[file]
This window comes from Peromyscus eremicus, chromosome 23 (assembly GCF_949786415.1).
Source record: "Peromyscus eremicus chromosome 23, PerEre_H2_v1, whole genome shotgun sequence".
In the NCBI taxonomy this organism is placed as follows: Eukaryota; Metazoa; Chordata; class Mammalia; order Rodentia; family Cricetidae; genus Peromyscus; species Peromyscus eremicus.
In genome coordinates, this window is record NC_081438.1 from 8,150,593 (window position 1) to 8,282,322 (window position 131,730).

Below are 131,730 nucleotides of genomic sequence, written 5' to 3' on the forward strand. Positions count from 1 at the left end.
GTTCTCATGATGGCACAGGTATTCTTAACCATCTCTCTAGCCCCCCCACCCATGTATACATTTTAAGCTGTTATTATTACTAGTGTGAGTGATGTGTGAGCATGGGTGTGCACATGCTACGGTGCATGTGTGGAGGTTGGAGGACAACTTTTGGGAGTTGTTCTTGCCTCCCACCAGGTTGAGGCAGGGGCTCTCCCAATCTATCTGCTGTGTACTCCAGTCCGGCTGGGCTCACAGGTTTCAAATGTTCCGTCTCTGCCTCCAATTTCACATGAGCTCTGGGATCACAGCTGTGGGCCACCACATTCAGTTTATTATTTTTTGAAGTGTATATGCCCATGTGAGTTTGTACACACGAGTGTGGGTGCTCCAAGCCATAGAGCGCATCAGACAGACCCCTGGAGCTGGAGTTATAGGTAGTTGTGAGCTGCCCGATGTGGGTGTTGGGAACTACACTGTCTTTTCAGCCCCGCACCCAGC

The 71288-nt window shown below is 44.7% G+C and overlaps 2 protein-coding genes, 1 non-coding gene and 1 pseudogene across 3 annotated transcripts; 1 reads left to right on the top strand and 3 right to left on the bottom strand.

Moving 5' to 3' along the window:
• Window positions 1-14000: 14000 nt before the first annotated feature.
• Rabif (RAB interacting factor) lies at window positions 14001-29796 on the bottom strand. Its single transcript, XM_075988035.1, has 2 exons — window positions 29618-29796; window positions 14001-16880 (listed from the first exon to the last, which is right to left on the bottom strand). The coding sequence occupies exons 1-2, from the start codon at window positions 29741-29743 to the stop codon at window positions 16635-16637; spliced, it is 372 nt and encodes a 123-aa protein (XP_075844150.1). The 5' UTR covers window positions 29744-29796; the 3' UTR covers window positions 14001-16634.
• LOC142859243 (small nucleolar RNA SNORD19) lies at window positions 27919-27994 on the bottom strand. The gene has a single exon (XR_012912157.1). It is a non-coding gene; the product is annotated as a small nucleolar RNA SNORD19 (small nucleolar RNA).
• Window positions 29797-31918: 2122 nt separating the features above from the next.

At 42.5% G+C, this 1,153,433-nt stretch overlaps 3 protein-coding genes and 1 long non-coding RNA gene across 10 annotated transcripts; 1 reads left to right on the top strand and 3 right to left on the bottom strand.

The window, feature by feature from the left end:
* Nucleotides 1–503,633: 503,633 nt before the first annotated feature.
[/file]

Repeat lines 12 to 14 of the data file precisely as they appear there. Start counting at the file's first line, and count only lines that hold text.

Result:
• Window positions 29797-31918: 2122 nt separating the features above from the next.

At 42.5% G+C, this 1,153,433-nt stretch overlaps 3 protein-coding genes and 1 long non-coding RNA gene across 10 annotated transcripts; 1 reads left to right on the top strand and 3 right to left on the bottom strand.

The window, feature by feature from the left end: